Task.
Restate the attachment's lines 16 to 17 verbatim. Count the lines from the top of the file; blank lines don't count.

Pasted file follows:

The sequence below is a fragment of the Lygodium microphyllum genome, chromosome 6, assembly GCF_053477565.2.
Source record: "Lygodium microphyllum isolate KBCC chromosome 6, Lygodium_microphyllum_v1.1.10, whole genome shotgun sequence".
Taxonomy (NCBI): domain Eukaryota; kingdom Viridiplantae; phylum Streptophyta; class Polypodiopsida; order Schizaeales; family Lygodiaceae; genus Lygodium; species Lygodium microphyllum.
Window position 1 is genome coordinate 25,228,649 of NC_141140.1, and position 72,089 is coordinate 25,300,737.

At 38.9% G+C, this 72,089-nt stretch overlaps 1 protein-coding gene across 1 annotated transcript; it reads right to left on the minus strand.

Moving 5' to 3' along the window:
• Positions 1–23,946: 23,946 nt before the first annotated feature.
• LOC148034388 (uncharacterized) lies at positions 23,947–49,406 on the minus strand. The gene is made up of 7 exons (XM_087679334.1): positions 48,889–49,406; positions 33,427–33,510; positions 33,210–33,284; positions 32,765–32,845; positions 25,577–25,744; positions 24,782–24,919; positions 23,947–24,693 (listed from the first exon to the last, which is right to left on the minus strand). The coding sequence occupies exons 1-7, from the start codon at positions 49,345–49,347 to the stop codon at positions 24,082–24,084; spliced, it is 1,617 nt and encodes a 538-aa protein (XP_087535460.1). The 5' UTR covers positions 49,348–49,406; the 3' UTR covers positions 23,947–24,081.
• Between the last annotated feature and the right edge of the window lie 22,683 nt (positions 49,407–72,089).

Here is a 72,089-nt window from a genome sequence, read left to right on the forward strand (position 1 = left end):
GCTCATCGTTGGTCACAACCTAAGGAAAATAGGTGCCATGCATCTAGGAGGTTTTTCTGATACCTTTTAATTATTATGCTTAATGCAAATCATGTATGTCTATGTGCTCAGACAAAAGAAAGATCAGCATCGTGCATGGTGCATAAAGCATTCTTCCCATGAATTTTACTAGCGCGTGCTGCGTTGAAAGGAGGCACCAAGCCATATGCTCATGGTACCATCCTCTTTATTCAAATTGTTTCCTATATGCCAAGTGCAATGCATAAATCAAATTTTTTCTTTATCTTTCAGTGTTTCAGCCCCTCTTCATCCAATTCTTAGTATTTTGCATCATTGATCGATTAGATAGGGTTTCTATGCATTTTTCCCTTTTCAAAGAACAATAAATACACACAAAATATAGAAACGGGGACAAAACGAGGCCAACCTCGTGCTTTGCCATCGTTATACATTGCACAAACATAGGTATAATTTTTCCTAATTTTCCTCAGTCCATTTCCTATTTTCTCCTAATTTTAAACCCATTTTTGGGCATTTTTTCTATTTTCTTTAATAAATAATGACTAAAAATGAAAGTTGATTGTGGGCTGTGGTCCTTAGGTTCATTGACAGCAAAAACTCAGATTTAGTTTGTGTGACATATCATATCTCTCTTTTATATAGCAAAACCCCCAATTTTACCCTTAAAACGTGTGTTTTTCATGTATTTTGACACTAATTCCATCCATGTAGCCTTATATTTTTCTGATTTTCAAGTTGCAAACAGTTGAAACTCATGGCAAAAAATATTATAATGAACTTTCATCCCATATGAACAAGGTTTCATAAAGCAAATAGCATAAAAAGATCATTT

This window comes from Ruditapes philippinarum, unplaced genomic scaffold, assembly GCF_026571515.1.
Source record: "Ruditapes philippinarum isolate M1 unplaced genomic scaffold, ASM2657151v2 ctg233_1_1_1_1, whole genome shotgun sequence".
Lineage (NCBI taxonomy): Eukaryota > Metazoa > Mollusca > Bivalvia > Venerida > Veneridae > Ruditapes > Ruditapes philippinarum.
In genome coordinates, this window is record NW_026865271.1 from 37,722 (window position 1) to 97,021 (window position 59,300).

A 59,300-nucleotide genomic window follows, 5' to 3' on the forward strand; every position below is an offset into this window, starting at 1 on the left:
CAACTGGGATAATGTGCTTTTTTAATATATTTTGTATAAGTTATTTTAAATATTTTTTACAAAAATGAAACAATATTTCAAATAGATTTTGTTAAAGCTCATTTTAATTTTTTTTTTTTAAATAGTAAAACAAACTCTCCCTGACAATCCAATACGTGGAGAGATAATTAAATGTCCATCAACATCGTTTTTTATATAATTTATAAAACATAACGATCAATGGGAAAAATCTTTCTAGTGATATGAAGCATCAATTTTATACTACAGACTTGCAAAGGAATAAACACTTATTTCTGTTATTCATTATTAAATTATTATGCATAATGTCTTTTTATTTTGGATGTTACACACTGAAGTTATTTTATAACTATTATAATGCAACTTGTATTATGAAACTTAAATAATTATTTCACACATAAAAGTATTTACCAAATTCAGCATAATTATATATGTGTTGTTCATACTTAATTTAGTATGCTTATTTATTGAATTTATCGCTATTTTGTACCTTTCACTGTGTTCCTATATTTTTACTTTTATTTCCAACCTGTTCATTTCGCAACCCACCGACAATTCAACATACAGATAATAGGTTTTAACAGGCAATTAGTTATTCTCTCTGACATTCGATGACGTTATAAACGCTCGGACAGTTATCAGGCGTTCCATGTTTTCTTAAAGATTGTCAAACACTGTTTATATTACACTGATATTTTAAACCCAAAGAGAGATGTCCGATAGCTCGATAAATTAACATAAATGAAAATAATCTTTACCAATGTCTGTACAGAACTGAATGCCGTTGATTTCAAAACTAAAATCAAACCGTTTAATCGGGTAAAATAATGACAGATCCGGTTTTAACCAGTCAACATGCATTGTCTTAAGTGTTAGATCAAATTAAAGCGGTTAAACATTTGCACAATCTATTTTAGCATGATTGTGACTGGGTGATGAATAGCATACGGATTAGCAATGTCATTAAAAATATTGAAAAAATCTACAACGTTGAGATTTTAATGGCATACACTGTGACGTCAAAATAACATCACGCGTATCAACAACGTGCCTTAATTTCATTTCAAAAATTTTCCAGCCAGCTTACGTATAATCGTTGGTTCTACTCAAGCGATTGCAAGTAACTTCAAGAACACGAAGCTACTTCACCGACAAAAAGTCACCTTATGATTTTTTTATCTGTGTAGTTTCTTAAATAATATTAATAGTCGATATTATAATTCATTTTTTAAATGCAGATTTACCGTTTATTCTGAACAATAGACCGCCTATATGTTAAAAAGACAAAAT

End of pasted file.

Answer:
A 59,300-nucleotide genomic window follows, 5' to 3' on the forward strand; every position below is an offset into this window, starting at 1 on the left:
CAACTGGGATAATGTGCTTTTTTAATATATTTTGTATAAGTTATTTTAAATATTTTTTACAAAAATGAAACAATATTTCAAATAGATTTTGTTAAAGCTCATTTTAATTTTTTTTTTTTAAATAGTAAAACAAACTCTCCCTGACAATCCAATACGTGGAGAGATAATTAAATGTCCATCAACATCGTTTTTTATATAATTTATAAAACATAACGATCAATGGGAAAAATCTTTCTAGTGATATGAAGCATCAATTTTATACTACAGACTTGCAAAGGAATAAACACTTATTTCTGTTATTCATTATTAAATTATTATGCATAATGTCTTTTTATTTTGGATGTTACACACTGAAGTTATTTTATAACTATTATAATGCAACTTGTATTATGAAACTTAAATAATTATTTCACACATAAAAGTATTTACCAAATTCAGCATAATTATATATGTGTTGTTCATACTTAATTTAGTATGCTTATTTATTGAATTTATCGCTATTTTGTACCTTTCACTGTGTTCCTATATTTTTACTTTTATTTCCAACCTGTTCATTTCGCAACCCACCGACAATTCAACATACAGATAATAGGTTTTAACAGGCAATTAGTTATTCTCTCTGACATTCGATGACGTTATAAACGCTCGGACAGTTATCAGGCGTTCCATGTTTTCTTAAAGATTGTCAAACACTGTTTATATTACACTGATATTTTAAACCCAAAGAGAGATGTCCGATAGCTCGATAAATTAACATAAATGAAAATAATCTTTACCAATGTCTGTACAGAACTGAATGCCGTTGATTTCAAAACTAAAATCAAACCGTTTAATCGGGTAAAATAATGACAGATCCGGTTTTAACCAGTCAACATGCATTGTCTTAAGTGTTAGATCAAATTAAAGCGGTTAAACATTTGCACAATCTATTTTAGCATGATTGTGACTGGGTGATGAATAGCATACGGATTAGCAATGTCATTAAAAATATTGAAAAAATCTACAACGTTGAGATTTTAATGGCATACACTGTGACGTCAAAATAACATCACGCGTATCAACAACGTGCCTTAATTTCATTTCAAAAATTTTCCAGCCAGCTTACGTATAATCGTTGGTTCTACTCAAGCGATTGCAAGTAACTTCAAGAACACGAAGCTACTTCACCGACAAAAAGTCACCTTATGATTTTTTTATCTGTGTAGTTTCTTAAATAATATTAATAGTCGATATTATAATTCATTTTTTAAATGCAGATTTACCGTTTATTCTGAACAATAGACCGCCTATATGTTAAAAAGACAAAAT